Human Work and the Last Supper

By Mark D. Roberts

March 18, 2024

Scripture — Matthew 26:26-28 (NRSV)

While they were eating, Jesus took a loaf of bread, and after blessing it he broke it, gave it to the disciples, and said, “Take, eat; this is my body.” Then he took a cup, and after giving thanks he gave it to them, saying, “Drink from it, all of you; for this is my blood of the covenant, which is poured out for many for the forgiveness of sins.


In the Last Supper Jesus chose bread and wine to represent his imminent sacrifice on the cross. His use of the products of human work reminds us of how much God values our work. It also encourages us to offer our daily work to God as an act of worship.


Next week is Holy Week, a time when we remember the suffering and death of Jesus. Beginning today, I want to reflect with you on how the passion of Jesus can relate to our daily work.

Several years ago, while visiting the sanctuary of a church I saw a striking communion banner. It featured a creative and tasteful weaving together of wheat stalks and bunches of grapes. I appreciated the artistry that went into the design and production of the banner. It enriched the worship space while reminding the worshipers of the centrality of communion.

Yet I do find it interesting that Jesus actually did not use wheat and grapes to represent his body and blood. He certainly could have done so. Rather, Jesus used bread and wine. These elements were featured in the Jewish Passover meal, which formed the basis of the Last Supper. They were not only items with deep theological meaning; bread and wine were also products made by human hands and human tools. They were the result of natural elements refined by human work.

Moreover, the bread and wine didn’t magically appear at the Last Supper, the Passover meal that Jesus shared with his disciples. Rather, the disciples prepared the elements for this meal in the place Jesus arranged in advance (Matthew 26:19). Human work was required for the Last Supper to take place.

Of course, the main point of the Last Supper was not a lesson about human work. Rather, Jesus was pointing to his imminent death and its profound meaning. Nevertheless, I believe it’s worth reflecting on the implications of Jesus’s choice of elements for our work. For example, in the Theology of Work commentary on Matthew 26 we read:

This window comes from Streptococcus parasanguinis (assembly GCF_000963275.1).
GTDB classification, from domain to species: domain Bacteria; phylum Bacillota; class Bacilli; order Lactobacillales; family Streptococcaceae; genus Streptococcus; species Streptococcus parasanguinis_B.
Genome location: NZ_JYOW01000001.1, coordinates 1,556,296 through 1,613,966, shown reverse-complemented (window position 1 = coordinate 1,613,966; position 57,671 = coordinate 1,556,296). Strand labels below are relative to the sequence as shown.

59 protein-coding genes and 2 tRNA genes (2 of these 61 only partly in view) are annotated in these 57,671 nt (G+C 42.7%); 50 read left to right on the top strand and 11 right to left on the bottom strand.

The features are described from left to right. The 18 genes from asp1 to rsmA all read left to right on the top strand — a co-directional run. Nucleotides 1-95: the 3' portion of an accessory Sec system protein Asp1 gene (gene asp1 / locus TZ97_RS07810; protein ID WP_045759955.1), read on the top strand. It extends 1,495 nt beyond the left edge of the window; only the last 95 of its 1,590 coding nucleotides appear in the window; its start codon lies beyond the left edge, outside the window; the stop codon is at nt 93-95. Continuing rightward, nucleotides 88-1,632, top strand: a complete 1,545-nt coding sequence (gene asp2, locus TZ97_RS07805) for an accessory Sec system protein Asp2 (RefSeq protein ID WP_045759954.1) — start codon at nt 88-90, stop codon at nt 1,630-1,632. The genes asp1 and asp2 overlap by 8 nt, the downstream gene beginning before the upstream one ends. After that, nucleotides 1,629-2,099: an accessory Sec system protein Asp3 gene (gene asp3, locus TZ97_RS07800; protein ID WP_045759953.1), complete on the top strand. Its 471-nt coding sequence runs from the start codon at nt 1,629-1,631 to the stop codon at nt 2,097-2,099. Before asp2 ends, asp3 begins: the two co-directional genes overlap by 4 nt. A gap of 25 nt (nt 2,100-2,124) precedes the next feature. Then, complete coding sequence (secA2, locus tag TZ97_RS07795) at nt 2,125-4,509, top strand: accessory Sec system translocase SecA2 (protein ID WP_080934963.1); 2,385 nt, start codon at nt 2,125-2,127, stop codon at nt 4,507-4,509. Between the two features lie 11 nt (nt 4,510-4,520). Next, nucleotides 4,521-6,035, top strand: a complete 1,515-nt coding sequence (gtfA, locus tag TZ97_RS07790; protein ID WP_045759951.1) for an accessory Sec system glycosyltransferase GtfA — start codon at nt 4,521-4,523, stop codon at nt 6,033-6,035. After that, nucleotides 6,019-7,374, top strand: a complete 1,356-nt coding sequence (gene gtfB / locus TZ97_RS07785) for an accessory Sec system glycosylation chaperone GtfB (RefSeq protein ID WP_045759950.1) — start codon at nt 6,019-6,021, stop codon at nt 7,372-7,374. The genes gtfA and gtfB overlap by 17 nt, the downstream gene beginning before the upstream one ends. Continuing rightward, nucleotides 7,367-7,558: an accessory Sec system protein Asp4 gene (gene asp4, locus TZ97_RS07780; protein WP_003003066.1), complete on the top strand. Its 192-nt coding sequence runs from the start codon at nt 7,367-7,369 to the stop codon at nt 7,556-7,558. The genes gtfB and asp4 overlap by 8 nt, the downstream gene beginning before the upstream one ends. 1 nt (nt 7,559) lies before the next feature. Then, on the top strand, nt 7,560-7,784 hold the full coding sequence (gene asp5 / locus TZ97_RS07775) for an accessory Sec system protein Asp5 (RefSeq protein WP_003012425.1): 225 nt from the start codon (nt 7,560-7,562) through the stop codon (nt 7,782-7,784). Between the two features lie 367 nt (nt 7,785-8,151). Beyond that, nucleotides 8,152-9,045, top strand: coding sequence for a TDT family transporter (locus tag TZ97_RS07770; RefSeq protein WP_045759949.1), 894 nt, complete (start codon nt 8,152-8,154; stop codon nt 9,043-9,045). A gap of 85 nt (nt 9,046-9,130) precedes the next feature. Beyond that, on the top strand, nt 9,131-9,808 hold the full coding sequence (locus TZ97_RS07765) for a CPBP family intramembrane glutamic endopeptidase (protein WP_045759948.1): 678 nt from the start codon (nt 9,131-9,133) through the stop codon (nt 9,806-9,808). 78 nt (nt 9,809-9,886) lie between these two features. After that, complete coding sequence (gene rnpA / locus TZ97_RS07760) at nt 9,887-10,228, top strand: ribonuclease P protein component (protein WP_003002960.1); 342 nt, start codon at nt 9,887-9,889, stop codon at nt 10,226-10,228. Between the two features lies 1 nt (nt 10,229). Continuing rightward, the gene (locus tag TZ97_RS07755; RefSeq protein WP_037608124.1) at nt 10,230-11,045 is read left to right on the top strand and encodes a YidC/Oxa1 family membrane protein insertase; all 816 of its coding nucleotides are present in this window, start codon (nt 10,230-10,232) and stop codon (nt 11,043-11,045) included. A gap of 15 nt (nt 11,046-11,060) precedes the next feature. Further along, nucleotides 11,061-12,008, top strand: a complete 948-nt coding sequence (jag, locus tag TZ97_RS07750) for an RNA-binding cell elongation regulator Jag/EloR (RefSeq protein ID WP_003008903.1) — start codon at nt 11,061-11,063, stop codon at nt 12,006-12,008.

We cannot pretend to know why Jesus chose tangible products of human labor to represent himself rather than natural articles or abstract ideas or images of his own design. But the fact is that he did dignify these products of work as the representation of his own infinite dignity. When we remember that in his resurrection he also bears a physical body (Matt. 28:9, 13), there can be no room to imagine the kingdom of God as a spiritual realm divorced from the physical reality of God’s creation. After creating us (Genesis 2:7; John 1), he chose articles of our handiwork to represent himself. This is a grace almost beyond comprehension.

I am not a farmer, a baker, or a winemaker. My daily work does not produce elements that would be used in a communion service. But that does not mean my work – or your work – cannot honor the Lord. Whether you’re selling shoes, teaching students, caring for an ailing relative, building a business, leading a team, or making lunch for your children, you can offer your work to God as an act of worship. And the same Lord who once represented his death in bread and wine will receive your work as an acceptable offering.


As you consider the fact that Jesus used products of human work to represent the meaning of his sacrifice, what thoughts or feelings come to mind?

In what ways does your work honor the Lord? How might Jesus be present with you in your workplace?


The next time you receive communion, pay attention to the elements, to the feel and taste of the bread and wine or juice. Consider that these elements were made by human beings whose work helps to convey the deep significance of Christ’s death.


Lord Jesus, thank you for giving us in the Last Supper a tangible, visible representation of your pending sacrifice. Thank you for choosing products of human work to represent the work you were about to do on the cross.

Lord, for most of us, our work will not literally produce items for the communion table. But we would like our work to point to you, to honor you, to make a difference for you in this world. Help us to understand how this might be so. Help us to work in a way that contributes wisely and well to your work in this world.

Glory be to you, Lord Jesus Christ. Amen.

Find all Life for Leaders devotions here. Explore what the Bible has to say about work at the unique website of our partners, the Theology of Work Project’s online commentary. Reflection on today’s Life for Leaders theme can be found here: The Last Supper (Matthew 26:17-30).

Mark D. Roberts

Senior Strategist

Dr. Mark D. Roberts is a Senior Strategist for Fuller’s Max De Pree Center for Leadership, where he focuses on the spiritual development and thriving of leaders. He is the principal writer of the daily devotional, Life for Leaders,...

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